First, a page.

1001 Uses For Dental Floss #60- Neanderthal Kisses and Dental Plaque

Helene Rougier, anthropologist at California State University Northridge, in the United States, displays some of the 96 bones and three teeth from five Neanderthal individuals which were found in the Belgium Goyet cave. Credit: Emmanuel Dunand Getty Images

Neanderthals were amazing creatures. Much like us, and much not like us at all. And yet, archeologists have recently looked at hardened plaque, which is the same, I think, as what we know as calculus or tartar, the stuff your hygienist spends an hour scraping and vibrating off your teeth at your six-month visit to your dentist. The results are (for me, anyway) amazing.

The Neanderthals of El Sidrón Cave in northern Spain had a pretty hard time. Food was hard to come by, and they had to fight off predators, disease, and long, hard winters. By looking at the stuff stuck between their teeth in five fossil skulls, (some 50,000 years ago or more), it’s been found that they ate mushrooms, moss and pine nuts.

One individual may even have used plants and moulds to treat his diseases. Paleolithic medicine!

Laura Weyrich, a palaeomicrobiologist at the University of Adelaide in Australia co-led the study, and suggests that these findings “really paint a different picture, almost of their personalities, of really who they were.”

Christina Warinner, an archaeological geneticist at the Max Planck Institute for the Science of Human History in Jena, Germany, praises the team’s microbiome reconstructions. The mouths of Neanderthals seem to have been colonized by microbes rare in humans today.

Recent improvements in ancient DNA analysis, have allowed these trace sequences to be identified and have led to a bonanza of research into ancient plaque.

In a 2013 study, a team led by Alan Cooper at the University of Adelaide sequenced preserved plaque to show that major shifts in diet such as the large increase in starch because of settled farming some 10,000 years ago made for large changes in the human oral microbiome.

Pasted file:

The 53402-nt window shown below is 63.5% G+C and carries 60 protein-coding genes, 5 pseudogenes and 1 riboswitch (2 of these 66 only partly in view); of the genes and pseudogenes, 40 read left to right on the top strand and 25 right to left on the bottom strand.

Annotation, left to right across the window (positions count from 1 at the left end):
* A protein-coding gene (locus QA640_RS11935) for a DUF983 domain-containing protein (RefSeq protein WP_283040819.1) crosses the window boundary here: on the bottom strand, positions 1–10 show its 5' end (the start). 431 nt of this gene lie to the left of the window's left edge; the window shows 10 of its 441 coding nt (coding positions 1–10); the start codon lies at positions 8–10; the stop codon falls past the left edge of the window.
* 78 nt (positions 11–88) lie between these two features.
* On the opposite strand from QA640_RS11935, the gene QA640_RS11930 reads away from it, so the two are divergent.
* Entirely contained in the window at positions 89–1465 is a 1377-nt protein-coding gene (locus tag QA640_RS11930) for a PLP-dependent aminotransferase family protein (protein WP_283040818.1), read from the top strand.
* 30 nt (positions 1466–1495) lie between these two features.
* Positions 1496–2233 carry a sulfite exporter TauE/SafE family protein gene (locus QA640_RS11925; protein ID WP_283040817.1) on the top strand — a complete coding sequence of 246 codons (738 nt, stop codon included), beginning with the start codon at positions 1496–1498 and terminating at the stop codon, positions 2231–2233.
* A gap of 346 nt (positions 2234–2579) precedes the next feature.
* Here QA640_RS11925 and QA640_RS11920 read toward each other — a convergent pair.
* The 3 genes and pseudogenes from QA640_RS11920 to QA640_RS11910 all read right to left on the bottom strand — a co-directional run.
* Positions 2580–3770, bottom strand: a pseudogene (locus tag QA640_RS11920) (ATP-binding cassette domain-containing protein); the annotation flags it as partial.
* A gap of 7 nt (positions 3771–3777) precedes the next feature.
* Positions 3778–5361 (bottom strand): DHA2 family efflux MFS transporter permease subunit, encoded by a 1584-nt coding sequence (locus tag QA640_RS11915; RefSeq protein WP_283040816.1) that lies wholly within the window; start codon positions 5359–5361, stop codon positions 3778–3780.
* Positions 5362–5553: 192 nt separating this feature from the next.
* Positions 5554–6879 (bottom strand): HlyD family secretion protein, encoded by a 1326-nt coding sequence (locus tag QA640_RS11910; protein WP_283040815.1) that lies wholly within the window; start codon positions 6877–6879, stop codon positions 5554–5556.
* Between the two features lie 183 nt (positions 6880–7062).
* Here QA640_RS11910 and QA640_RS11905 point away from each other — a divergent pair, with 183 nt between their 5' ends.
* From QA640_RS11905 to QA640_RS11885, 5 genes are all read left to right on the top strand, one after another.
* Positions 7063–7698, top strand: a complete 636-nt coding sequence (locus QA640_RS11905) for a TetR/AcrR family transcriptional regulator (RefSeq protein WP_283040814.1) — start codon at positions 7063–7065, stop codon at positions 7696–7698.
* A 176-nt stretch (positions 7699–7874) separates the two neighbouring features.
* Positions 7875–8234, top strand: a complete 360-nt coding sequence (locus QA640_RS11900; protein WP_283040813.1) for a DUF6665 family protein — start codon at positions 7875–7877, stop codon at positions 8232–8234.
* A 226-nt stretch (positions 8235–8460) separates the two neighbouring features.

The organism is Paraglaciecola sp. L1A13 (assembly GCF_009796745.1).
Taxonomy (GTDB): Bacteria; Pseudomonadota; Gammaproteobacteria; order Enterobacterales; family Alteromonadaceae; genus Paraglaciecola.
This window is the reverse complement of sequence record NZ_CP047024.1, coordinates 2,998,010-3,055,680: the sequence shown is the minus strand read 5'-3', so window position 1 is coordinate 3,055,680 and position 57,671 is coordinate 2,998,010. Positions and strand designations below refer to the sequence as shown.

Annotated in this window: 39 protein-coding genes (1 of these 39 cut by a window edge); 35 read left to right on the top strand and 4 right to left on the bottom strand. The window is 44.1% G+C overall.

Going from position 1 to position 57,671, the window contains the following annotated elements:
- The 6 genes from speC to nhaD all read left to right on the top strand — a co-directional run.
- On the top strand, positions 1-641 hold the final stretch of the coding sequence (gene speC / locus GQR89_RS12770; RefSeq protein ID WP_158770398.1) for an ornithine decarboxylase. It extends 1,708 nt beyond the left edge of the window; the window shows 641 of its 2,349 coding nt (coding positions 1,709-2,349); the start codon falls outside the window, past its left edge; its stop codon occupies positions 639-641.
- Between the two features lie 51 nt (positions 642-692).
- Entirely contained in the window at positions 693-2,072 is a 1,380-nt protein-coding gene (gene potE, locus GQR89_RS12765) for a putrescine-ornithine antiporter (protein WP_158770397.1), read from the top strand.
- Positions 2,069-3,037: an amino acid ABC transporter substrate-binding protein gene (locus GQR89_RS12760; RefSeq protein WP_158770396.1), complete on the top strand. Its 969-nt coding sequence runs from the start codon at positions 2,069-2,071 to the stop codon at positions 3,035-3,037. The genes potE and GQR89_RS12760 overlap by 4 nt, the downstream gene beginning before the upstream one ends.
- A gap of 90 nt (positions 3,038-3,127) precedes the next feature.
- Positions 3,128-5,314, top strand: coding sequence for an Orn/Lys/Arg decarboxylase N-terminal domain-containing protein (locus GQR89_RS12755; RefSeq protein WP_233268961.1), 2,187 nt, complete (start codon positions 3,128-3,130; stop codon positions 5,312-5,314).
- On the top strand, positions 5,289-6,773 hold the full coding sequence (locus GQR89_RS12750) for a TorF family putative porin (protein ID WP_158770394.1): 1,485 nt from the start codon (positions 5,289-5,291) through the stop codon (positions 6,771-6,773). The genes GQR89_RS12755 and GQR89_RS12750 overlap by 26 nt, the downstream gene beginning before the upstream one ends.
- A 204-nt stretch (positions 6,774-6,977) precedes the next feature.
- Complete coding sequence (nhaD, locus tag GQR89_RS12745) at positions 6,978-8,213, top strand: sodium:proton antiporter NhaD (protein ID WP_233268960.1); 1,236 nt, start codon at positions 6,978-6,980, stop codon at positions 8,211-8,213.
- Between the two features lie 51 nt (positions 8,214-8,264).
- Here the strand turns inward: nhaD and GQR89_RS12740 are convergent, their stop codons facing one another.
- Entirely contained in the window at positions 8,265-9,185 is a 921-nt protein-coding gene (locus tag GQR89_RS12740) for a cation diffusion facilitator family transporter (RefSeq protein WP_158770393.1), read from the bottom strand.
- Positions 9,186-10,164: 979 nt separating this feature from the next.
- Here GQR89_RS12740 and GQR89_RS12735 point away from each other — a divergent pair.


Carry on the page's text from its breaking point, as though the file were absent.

Weyrich’s team compared plaque DNA from Neanderthals from El Sidrón and from the Spy cave in Belgium. The analysis revealed that whereas Spy denizens seemed to consume woolly rhinoceros and wild sheep, El Sidrón’s foraged for plants, although . Hervé Bocherens, a palaeobiologist at the University of Tübingen, Germany, believes that thee two groups ate meat. Both ate mushrooms.

Amazingly, the El Sidrón Neanderthals probably also used plants to self-medicate. DNA from poplar trees (parts of which contain salicyclic acid, historically used in aspirin), and Penicillium mould (the source of penicillin) turned up on one individual’s teeth. Weyrich suspects that they were trying to treat a visible tooth abscess and a stomach infection caused by the bacterium Enterocytozoon bieneusi. Maybe eating mouldy grain could have caused this too, but the idea that these creatures, long thought to be primitive hulking brutes, as self-medicating and familiar with pharmacological approaches to disease is fascinating.